Cureton led the organization in reviewing the goals they set after reviewing the 2016 CRM results and how those were improved or could be addressed differently. The first goal set by the RGPP Coalition after reviewing the 2016 assessment “To increase the knowledge of substance use prevention efforts within Rio Grande County” was designed to focus on the “knowledge of efforts dimension” with that dimension scoring the same three years later. RGPP’s second goal, “To increase collaborative involvement between Rio Grande community members and experts to address substance use prevention and treatment” was designated to address the “resources” dimension, which did score with a slight increase. RGPP’s third goal, “To increase knowledge in Rio Grande County about the prevalence of substance use and its impacts on individuals and the community” was designed to address the “knowledge of issue” dimension, which showed the most improvement, jumping from 4.3 to 5.4. RGPP’s fourth goal “To increase knowledge about substance use among Rio Grande County Youth” also focused on the “knowledge of issue” dimension.
Cureton and Rio Grande County Public Health Prevention Coordinator and RGPP facilitator Nancy Molina lead the attendees in a discussion about how to modify these goals. Cureton encouraged the attendees to focus on goals that address the lowest scoring dimensions, “knowledge of efforts,” “community climate” and “resources.” Cureton asked what the coalition members are most proud of with their prevention efforts, with Molina stating “the youth involvement component” citing the many ways RGPP has been structured to better involve youth empowerment and to use the Positive Youth Development method. Andres Villa, a youth representative from Monte Vista agreed, adding “Youth are the most vulnerable...we need to have a youth perspective.” Ashley Maestas, Labor and Employment Specialist with the Monte Vista Workforce Center, added “There’s engagement from the community...we just need to press forward.”
Cureton asked the attendees to evaluate what information they need to get out to the community to increase community knowledge, with Max Garcia, a youth representative from Del Norte and RGPP youth advocate, stating the community needs to understand prevention work is “planting seeds in a garden you won’t see,” acknowledging keeping community members engaged in such a long-term process is a struggle. Villa added maybe RGPP should keep the time it takes emphasized regularly, with City of Monte Vista Recreation Director Jaime Hurtado adding it could be a good way to get more involvement as well, “The more you get involved, you’ll see faster results.”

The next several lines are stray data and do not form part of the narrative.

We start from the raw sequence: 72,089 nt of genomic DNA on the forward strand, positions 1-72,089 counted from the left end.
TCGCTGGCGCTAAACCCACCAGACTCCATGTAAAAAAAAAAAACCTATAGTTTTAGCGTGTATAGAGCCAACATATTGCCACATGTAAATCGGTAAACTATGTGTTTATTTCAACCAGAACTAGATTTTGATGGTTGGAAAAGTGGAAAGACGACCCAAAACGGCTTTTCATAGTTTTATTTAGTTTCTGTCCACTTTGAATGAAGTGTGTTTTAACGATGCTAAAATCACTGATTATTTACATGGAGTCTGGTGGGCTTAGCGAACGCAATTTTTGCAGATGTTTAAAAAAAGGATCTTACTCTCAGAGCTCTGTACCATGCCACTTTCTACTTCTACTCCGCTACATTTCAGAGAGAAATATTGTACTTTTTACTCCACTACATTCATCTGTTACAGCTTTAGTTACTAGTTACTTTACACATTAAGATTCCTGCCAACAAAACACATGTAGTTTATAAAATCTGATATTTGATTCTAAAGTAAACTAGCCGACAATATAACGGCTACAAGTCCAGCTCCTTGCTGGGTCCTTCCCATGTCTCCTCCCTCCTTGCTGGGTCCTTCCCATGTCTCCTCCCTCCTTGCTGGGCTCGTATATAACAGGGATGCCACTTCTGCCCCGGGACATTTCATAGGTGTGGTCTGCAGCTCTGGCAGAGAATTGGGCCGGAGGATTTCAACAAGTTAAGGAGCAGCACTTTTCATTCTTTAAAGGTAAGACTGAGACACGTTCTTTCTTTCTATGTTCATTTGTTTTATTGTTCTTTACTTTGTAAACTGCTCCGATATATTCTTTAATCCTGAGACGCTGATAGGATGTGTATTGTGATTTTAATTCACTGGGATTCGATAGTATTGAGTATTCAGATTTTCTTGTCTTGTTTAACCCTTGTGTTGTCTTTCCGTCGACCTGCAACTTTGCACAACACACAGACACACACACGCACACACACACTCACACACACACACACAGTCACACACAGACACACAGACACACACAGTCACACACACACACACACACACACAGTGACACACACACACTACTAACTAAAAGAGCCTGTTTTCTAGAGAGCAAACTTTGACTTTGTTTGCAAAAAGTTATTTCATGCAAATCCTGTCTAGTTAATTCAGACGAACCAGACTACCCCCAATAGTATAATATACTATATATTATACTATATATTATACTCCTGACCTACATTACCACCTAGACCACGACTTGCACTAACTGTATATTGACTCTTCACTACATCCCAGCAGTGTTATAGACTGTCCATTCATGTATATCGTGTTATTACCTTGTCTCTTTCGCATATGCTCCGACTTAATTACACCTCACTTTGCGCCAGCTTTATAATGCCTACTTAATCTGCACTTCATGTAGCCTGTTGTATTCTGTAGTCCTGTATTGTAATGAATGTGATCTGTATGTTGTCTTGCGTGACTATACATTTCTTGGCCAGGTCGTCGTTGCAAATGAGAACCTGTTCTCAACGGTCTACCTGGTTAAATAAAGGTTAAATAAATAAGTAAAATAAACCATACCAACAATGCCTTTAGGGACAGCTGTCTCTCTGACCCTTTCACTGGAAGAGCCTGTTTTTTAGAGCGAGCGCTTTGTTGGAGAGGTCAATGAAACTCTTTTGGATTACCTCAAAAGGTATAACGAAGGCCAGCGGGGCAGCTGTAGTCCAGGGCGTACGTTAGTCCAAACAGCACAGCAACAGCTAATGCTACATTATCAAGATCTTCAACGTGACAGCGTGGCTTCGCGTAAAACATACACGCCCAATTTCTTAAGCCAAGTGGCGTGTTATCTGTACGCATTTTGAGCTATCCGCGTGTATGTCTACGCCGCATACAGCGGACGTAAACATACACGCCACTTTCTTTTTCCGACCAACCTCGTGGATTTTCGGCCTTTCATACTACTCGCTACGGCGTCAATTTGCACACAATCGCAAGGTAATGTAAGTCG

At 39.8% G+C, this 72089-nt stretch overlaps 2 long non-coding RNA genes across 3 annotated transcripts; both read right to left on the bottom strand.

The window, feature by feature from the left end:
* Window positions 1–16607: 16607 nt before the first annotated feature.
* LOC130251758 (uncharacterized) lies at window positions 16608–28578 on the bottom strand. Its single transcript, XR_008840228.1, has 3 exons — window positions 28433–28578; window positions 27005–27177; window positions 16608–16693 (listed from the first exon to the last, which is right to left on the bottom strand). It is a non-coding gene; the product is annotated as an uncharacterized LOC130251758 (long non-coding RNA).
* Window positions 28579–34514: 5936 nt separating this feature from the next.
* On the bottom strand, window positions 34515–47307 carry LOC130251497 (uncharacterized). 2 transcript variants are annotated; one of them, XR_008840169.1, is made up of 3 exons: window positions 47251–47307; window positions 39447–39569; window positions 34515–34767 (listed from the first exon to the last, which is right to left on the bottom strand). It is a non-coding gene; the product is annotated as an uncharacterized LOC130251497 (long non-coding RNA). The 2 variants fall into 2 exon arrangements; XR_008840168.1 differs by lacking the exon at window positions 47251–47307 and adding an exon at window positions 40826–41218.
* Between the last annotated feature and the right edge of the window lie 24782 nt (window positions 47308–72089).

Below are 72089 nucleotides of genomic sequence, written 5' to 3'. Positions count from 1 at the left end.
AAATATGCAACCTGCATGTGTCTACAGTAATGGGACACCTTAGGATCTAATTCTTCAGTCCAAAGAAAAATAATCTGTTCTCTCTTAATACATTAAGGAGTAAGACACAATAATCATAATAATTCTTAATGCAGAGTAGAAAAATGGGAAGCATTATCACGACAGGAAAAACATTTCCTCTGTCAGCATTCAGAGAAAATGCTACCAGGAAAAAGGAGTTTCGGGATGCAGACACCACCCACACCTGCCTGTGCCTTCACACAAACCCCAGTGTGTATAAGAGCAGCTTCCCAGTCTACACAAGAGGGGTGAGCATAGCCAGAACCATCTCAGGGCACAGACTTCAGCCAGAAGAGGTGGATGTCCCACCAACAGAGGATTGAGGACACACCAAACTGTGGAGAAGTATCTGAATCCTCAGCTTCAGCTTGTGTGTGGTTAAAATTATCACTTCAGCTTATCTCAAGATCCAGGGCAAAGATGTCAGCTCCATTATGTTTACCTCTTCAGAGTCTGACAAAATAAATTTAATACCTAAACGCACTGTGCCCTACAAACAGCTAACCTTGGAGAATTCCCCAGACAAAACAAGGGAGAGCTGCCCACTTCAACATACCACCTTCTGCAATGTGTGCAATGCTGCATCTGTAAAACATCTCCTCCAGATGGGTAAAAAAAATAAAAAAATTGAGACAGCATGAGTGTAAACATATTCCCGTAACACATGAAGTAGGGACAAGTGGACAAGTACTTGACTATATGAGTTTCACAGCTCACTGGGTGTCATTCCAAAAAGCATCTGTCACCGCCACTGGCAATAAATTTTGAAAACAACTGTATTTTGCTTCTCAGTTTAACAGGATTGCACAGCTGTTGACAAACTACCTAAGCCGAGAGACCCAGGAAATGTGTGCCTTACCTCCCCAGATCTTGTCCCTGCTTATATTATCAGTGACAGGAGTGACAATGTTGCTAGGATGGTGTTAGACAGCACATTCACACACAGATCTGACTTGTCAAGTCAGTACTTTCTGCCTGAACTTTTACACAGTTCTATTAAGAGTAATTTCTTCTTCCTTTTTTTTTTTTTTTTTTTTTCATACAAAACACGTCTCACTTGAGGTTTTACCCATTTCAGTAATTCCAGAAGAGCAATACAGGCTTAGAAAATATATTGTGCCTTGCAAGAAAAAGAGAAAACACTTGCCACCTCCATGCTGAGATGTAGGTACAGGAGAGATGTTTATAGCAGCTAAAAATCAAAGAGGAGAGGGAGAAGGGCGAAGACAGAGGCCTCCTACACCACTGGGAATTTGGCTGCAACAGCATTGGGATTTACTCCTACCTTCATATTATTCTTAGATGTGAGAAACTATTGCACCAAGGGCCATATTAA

Another consultant, Julie Thompson with the OMNI Institution, asked the coalition “What are the consistent messages you want to share about health/wellness no matter what the substance is in your community?” Rio Grande County Public Health Nurse Paul Wertz suggesting promoting the positives in the community like the youth involvement. Villa added the coalition needs to explore more ways to provide recreation activities and similar opportunities that do not have many barriers to access for community members, like cost or traveling, which fits into one of RGPP’s strategies of increasing youth spaces. Molina added to emphasize the importance of the coalition and maintaining membership from a variety of sectors because prevention funds often comes with strings attached but “...finding the right, dedicated people” can help design creative ways to meet those goals. Cureton agreed to focus on a “quality over quantity” approach, and to stay consistently getting out positive messages from every event.